Like 19 million other people out there, I use a micro-blogging service called Twitter. Unlike 75% of them, though, I use it a lot, meaning just about every day. I tweet things that I find online, what I made for dinner, haikus, ruminations on the weather, and upcoming events I’ll be attending. A lot of supposedly “hardcore” Twitterers will say that they are addicted to Twitter, but I don’t think they understand what that really means. If I think of something witty or take a picture of something interesting out in the real world, I need to find a computer and update Twitter fairly soon. If I can’t, well, that’s when the shaking and the cold sweats start.
Since I don’t have one of those fancy new cellular smartphones (my cell phone is so old it’s got a rotary dial), I have to use a computer to spread my inanity. I started, like most users, with the Twitter website (twitter.com), which is cumbersome and requires you to load a new page whenever you want to see you mentions, direct messages, and lists. After a few months, I moved on and began exploring Twitter desktop clients, webmail plugins, and online alternatives. These provided more functionality, but ultimately I could never get into them. They were, for the most part, hit-and-miss. Some had greater functionality than other, but were lacking when it came to the interface. Others had a great layout but were completely missing even the most basic features. Eventually, I would end up back at Twitter.com, feeling dejected. Forlorn, even.
Let me cut to the chase; if I had the programming knowledge to create my own perfect Twitter client, it would look and perform just like Bccthis. It provides the same functionality that their laudable Outlook plugin does, but also functions as its own stand-alone Twitter client, and stands strong.
The main feature that Bccthis developed is the ability to send out tweets with an additional message tacked on that only certain followers will see. In essence, you’re giving a select group of people an aside that the main audience can’t hear (or read). For example, I can tweet something like “I just ate dinner with some friends at Sushi-Hana. It was great!” and then I can attach a note in Bccthis that says “Josh totally didn’t pay his fair share. Kick him in the shin next time you see that jerk.” As long as I don’t include Josh’s Twitter name in the Bccthis list, he’ll receive his punishment and won’t have a clue who masterminded it. And if any of the people you’re bcc-ing don’t use Bccthis, that’s okay; a direct message is sent to them with the hidden message content in it, along with the original message.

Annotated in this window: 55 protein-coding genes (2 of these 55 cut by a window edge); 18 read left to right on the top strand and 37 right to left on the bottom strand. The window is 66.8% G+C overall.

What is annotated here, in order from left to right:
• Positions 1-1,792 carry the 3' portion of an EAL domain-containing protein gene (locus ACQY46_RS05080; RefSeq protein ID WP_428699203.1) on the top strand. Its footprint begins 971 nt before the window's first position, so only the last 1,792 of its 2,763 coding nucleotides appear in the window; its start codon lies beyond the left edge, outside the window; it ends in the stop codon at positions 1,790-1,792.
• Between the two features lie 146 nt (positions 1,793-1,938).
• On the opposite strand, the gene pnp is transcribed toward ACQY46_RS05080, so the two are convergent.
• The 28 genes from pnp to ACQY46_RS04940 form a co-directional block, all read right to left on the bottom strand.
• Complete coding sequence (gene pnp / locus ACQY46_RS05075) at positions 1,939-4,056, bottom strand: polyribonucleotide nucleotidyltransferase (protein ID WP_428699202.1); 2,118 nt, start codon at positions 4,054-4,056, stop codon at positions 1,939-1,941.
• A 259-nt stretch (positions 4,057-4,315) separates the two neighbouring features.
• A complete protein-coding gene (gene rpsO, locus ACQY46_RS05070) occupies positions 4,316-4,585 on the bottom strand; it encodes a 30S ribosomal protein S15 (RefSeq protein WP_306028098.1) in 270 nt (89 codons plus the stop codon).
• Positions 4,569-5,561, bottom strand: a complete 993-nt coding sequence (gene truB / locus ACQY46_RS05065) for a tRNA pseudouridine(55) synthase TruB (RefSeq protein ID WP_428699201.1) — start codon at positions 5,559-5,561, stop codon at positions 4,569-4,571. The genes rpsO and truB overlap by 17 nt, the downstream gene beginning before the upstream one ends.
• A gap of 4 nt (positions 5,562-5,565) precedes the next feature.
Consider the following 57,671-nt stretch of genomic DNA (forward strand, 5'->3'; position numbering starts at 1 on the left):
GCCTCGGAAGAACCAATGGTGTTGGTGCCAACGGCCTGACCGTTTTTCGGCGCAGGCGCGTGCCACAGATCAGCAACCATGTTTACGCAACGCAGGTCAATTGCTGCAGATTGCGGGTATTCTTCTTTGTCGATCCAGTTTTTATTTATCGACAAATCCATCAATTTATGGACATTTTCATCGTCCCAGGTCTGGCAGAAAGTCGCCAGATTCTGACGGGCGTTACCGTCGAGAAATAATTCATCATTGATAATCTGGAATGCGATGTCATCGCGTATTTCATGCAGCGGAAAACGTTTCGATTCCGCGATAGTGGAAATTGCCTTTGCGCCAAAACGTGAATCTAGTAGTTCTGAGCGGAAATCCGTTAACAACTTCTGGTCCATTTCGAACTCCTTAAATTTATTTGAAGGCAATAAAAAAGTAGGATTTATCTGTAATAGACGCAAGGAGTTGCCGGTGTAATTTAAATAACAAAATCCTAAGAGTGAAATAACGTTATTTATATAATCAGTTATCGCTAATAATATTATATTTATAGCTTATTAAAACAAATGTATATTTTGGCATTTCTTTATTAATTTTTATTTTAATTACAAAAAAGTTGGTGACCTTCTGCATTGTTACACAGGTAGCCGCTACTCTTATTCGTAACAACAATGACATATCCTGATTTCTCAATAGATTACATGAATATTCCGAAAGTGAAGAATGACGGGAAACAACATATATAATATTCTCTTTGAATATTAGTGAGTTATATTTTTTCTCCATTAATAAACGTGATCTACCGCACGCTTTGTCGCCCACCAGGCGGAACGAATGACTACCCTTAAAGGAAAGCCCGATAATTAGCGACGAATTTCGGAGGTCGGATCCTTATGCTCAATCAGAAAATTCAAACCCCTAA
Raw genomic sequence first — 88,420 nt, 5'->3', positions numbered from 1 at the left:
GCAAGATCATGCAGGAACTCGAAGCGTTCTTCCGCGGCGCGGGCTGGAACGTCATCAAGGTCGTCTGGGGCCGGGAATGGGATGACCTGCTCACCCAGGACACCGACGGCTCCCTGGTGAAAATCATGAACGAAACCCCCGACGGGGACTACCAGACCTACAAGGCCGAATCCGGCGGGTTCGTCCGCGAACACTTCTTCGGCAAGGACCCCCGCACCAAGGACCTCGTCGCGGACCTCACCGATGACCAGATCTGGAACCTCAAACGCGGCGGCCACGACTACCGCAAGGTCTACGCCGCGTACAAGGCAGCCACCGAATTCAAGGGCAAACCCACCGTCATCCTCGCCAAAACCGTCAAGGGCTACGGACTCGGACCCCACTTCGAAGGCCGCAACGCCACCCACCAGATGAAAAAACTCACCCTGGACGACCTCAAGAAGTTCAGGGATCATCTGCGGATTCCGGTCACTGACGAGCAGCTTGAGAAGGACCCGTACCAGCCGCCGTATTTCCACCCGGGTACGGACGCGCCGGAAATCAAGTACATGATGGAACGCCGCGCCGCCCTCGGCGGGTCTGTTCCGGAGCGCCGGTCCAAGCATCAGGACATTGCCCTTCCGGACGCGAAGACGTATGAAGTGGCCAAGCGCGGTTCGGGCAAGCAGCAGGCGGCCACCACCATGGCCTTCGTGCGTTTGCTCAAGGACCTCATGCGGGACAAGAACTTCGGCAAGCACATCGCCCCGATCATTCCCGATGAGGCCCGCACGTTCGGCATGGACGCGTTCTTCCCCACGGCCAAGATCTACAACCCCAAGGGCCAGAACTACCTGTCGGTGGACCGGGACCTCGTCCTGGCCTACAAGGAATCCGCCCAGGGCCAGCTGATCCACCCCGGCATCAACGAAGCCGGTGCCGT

Aside from this feature, which is incredibly useful, there is the matter of the layout. The interface is a 3-column design that is packed with useful features. You’ve got the normal Twitter links to your mentions and favorites, but there are also links to your direct message (DM) inbox, DM outbox, BccThis messages box, lists you’ve created, subscribed lists, trending topics, and support.
Aside from the BCC message box link, which takes you to your main Bccthis dashboard, everything else loads in-line, meaning that you don’t have to wait for a whole new page to load up when you want to check your mentions (which most users do frequently). Next to the search bar, lists, and trending topics, there are handy refresh buttons, and photos from TwitPic (the most popular way to share pictures on Twitter) can be viewed within a tweet.. Also, below the main Twitter content box, is an in-line URL shortener that inserts a shortened URL right into your message.
The design aesthetic is pleasant and the site’s colors make things easily readable without being bland. Bccthis might not win any awards for graphic design, but they’re also not distracting me from the content I came to see. Bccthis saves you time by keeping everything on the same page, while still somehow managing to not seem cluttered.
While reviewing Bccthis, I found myself wondering why seemingly simple features (like the URL shortener, in-line refresh functionality, and in-line photo-viewing) aren’t found in other Twitter clients. I can name a few that include one of these features, but Bccthis is the only one that has all of them. It’s not as if there’s not room on the screen, it just seems like the other developers lack the common sense, imagination, or motivation. When it comes to features, I can think of nothing that Bccthis left out. It just makes other Twitter clients pale in comparison.
I could continue to gush about Bccthis, but I won’t. Instead, I’ll simply say that if you’re not using Bccthis, you’re missing out on some great features and just not getting the most out of Twitter. Try it, love it, and spread the word.
Bccthis has regretfully but decidedly removed itself from the internet. Its passing came with nary a sound. Except that of the sad, lonely tears of the broken dream it became.